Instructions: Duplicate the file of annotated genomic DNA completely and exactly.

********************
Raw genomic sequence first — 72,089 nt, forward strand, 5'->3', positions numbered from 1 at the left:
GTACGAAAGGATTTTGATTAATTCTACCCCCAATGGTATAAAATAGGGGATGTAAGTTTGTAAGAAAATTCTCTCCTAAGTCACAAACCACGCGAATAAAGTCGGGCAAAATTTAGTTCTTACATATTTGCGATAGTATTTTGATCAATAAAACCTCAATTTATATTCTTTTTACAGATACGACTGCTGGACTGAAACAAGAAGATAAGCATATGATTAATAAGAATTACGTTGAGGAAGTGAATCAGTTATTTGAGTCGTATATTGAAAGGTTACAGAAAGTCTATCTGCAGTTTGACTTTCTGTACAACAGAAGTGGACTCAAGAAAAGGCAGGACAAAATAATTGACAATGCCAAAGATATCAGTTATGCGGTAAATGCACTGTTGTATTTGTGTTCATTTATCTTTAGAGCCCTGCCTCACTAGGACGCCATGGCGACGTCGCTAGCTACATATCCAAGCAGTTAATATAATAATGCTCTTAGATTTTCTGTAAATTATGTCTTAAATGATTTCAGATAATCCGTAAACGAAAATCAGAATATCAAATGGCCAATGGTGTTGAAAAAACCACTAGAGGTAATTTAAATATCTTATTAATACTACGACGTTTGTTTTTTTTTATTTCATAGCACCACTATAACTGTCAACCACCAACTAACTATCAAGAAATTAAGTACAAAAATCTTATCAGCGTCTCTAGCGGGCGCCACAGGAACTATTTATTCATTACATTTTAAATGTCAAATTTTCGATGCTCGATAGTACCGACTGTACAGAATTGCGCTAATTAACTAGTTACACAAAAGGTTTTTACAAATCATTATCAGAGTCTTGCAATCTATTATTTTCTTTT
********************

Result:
Raw genomic sequence first — 72,089 nt, forward strand, 5'->3', positions numbered from 1 at the left:
GTACGAAAGGATTTTGATTAATTCTACCCCCAATGGTATAAAATAGGGGATGTAAGTTTGTAAGAAAATTCTCTCCTAAGTCACAAACCACGCGAATAAAGTCGGGCAAAATTTAGTTCTTACATATTTGCGATAGTATTTTGATCAATAAAACCTCAATTTATATTCTTTTTACAGATACGACTGCTGGACTGAAACAAGAAGATAAGCATATGATTAATAAGAATTACGTTGAGGAAGTGAATCAGTTATTTGAGTCGTATATTGAAAGGTTACAGAAAGTCTATCTGCAGTTTGACTTTCTGTACAACAGAAGTGGACTCAAGAAAAGGCAGGACAAAATAATTGACAATGCCAAAGATATCAGTTATGCGGTAAATGCACTGTTGTATTTGTGTTCATTTATCTTTAGAGCCCTGCCTCACTAGGACGCCATGGCGACGTCGCTAGCTACATATCCAAGCAGTTAATATAATAATGCTCTTAGATTTTCTGTAAATTATGTCTTAAATGATTTCAGATAATCCGTAAACGAAAATCAGAATATCAAATGGCCAATGGTGTTGAAAAAACCACTAGAGGTAATTTAAATATCTTATTAATACTACGACGTTTGTTTTTTTTTATTTCATAGCACCACTATAACTGTCAACCACCAACTAACTATCAAGAAATTAAGTACAAAAATCTTATCAGCGTCTCTAGCGGGCGCCACAGGAACTATTTATTCATTACATTTTAAATGTCAAATTTTCGATGCTCGATAGTACCGACTGTACAGAATTGCGCTAATTAACTAGTTACACAAAAGGTTTTTACAAATCATTATCAGAGTCTTGCAATCTATTATTTTCTTTT